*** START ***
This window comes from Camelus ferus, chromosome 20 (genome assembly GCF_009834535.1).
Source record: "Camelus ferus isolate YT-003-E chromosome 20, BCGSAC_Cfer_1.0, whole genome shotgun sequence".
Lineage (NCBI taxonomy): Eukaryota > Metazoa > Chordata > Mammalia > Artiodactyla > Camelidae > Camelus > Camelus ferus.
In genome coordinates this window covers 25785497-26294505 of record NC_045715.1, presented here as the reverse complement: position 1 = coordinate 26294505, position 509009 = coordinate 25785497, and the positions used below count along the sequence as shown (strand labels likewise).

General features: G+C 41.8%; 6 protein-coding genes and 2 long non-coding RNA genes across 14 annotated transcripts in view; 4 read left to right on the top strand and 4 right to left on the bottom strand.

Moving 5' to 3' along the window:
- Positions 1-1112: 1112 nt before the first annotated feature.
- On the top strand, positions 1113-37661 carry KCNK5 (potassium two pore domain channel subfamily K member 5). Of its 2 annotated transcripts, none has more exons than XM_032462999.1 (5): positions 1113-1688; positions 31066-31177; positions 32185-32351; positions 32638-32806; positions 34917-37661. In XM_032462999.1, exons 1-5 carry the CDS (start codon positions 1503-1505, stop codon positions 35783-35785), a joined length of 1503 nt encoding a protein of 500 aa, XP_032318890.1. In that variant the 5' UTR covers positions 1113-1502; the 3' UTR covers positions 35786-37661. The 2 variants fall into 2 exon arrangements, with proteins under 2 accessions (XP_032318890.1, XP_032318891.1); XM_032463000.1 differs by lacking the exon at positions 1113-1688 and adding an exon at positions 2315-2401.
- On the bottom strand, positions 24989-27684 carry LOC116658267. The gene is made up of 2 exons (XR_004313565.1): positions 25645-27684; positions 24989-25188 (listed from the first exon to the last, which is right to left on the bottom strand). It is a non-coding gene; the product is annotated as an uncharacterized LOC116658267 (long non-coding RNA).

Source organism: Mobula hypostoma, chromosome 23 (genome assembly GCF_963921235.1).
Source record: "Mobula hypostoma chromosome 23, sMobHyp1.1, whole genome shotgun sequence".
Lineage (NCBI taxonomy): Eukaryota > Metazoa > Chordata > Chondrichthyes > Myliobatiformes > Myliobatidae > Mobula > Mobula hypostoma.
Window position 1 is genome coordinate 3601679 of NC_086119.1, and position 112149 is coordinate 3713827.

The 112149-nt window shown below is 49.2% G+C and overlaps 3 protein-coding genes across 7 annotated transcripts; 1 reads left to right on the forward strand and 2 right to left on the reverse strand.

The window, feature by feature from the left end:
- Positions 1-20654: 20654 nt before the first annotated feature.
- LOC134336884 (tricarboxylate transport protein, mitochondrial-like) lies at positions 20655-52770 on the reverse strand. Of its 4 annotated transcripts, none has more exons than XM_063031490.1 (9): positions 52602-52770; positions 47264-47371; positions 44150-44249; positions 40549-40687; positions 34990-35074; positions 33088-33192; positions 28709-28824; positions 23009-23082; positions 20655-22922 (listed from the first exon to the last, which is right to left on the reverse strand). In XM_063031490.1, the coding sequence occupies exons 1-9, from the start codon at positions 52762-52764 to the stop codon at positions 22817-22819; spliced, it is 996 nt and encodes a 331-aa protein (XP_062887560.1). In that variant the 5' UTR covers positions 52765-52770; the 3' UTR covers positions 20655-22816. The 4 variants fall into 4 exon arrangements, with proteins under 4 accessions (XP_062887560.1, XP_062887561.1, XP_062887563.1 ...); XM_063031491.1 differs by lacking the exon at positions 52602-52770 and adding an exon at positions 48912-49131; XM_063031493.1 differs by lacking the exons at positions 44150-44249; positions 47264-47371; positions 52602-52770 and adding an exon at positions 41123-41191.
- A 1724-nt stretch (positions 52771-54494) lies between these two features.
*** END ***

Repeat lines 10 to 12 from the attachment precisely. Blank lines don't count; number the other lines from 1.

Source organism: Mobula hypostoma, chromosome 23 (genome assembly GCF_963921235.1).
Source record: "Mobula hypostoma chromosome 23, sMobHyp1.1, whole genome shotgun sequence".
Lineage (NCBI taxonomy): Eukaryota > Metazoa > Chordata > Chondrichthyes > Myliobatiformes > Myliobatidae > Mobula > Mobula hypostoma.